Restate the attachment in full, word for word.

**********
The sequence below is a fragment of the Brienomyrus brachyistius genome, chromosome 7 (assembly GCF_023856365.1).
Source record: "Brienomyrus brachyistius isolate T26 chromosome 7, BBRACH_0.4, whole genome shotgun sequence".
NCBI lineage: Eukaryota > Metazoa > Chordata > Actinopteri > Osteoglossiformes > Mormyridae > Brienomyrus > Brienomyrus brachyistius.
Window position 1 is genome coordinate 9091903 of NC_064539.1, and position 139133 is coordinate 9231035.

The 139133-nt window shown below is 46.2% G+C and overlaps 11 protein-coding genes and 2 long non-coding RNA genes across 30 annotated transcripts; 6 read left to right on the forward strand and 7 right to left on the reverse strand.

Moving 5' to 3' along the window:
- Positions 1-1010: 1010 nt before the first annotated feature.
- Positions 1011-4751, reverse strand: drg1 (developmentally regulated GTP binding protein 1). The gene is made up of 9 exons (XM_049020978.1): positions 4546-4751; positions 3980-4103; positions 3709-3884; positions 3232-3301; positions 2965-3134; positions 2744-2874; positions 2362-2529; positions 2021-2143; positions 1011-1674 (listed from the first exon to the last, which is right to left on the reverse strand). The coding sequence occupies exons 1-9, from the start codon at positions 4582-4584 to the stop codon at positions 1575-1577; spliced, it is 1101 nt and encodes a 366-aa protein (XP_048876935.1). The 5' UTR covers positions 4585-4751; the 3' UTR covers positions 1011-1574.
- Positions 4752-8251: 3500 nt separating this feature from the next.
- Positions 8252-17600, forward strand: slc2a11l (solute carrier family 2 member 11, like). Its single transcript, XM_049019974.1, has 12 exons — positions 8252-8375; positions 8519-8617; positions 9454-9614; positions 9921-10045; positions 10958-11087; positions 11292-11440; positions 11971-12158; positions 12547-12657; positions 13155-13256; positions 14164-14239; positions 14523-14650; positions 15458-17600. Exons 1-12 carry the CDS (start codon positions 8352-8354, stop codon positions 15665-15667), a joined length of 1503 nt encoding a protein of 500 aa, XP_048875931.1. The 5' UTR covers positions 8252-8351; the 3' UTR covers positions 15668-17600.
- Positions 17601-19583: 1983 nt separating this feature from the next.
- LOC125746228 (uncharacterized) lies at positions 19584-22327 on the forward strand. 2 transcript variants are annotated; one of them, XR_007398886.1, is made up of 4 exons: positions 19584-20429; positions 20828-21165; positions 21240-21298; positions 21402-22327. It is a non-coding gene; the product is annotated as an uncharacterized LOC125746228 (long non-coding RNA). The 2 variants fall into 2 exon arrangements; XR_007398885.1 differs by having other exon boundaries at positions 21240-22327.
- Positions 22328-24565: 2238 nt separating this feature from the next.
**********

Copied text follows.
The sequence below is a fragment of the Brienomyrus brachyistius genome, chromosome 7 (assembly GCF_023856365.1).
Source record: "Brienomyrus brachyistius isolate T26 chromosome 7, BBRACH_0.4, whole genome shotgun sequence".
NCBI lineage: Eukaryota > Metazoa > Chordata > Actinopteri > Osteoglossiformes > Mormyridae > Brienomyrus > Brienomyrus brachyistius.
Window position 1 is genome coordinate 9091903 of NC_064539.1, and position 139133 is coordinate 9231035.

The 139133-nt window shown below is 46.2% G+C and overlaps 11 protein-coding genes and 2 long non-coding RNA genes across 30 annotated transcripts; 6 read left to right on the forward strand and 7 right to left on the reverse strand.

Moving 5' to 3' along the window:
- Positions 1-1010: 1010 nt before the first annotated feature.
- Positions 1011-4751, reverse strand: drg1 (developmentally regulated GTP binding protein 1). The gene is made up of 9 exons (XM_049020978.1): positions 4546-4751; positions 3980-4103; positions 3709-3884; positions 3232-3301; positions 2965-3134; positions 2744-2874; positions 2362-2529; positions 2021-2143; positions 1011-1674 (listed from the first exon to the last, which is right to left on the reverse strand). The coding sequence occupies exons 1-9, from the start codon at positions 4582-4584 to the stop codon at positions 1575-1577; spliced, it is 1101 nt and encodes a 366-aa protein (XP_048876935.1). The 5' UTR covers positions 4585-4751; the 3' UTR covers positions 1011-1574.
- Positions 4752-8251: 3500 nt separating this feature from the next.
- Positions 8252-17600, forward strand: slc2a11l (solute carrier family 2 member 11, like). Its single transcript, XM_049019974.1, has 12 exons — positions 8252-8375; positions 8519-8617; positions 9454-9614; positions 9921-10045; positions 10958-11087; positions 11292-11440; positions 11971-12158; positions 12547-12657; positions 13155-13256; positions 14164-14239; positions 14523-14650; positions 15458-17600. Exons 1-12 carry the CDS (start codon positions 8352-8354, stop codon positions 15665-15667), a joined length of 1503 nt encoding a protein of 500 aa, XP_048875931.1. The 5' UTR covers positions 8252-8351; the 3' UTR covers positions 15668-17600.
- Positions 17601-19583: 1983 nt separating this feature from the next.
- LOC125746228 (uncharacterized) lies at positions 19584-22327 on the forward strand. 2 transcript variants are annotated; one of them, XR_007398886.1, is made up of 4 exons: positions 19584-20429; positions 20828-21165; positions 21240-21298; positions 21402-22327. It is a non-coding gene; the product is annotated as an uncharacterized LOC125746228 (long non-coding RNA). The 2 variants fall into 2 exon arrangements; XR_007398885.1 differs by having other exon boundaries at positions 21240-22327.
- Positions 22328-24565: 2238 nt separating this feature from the next.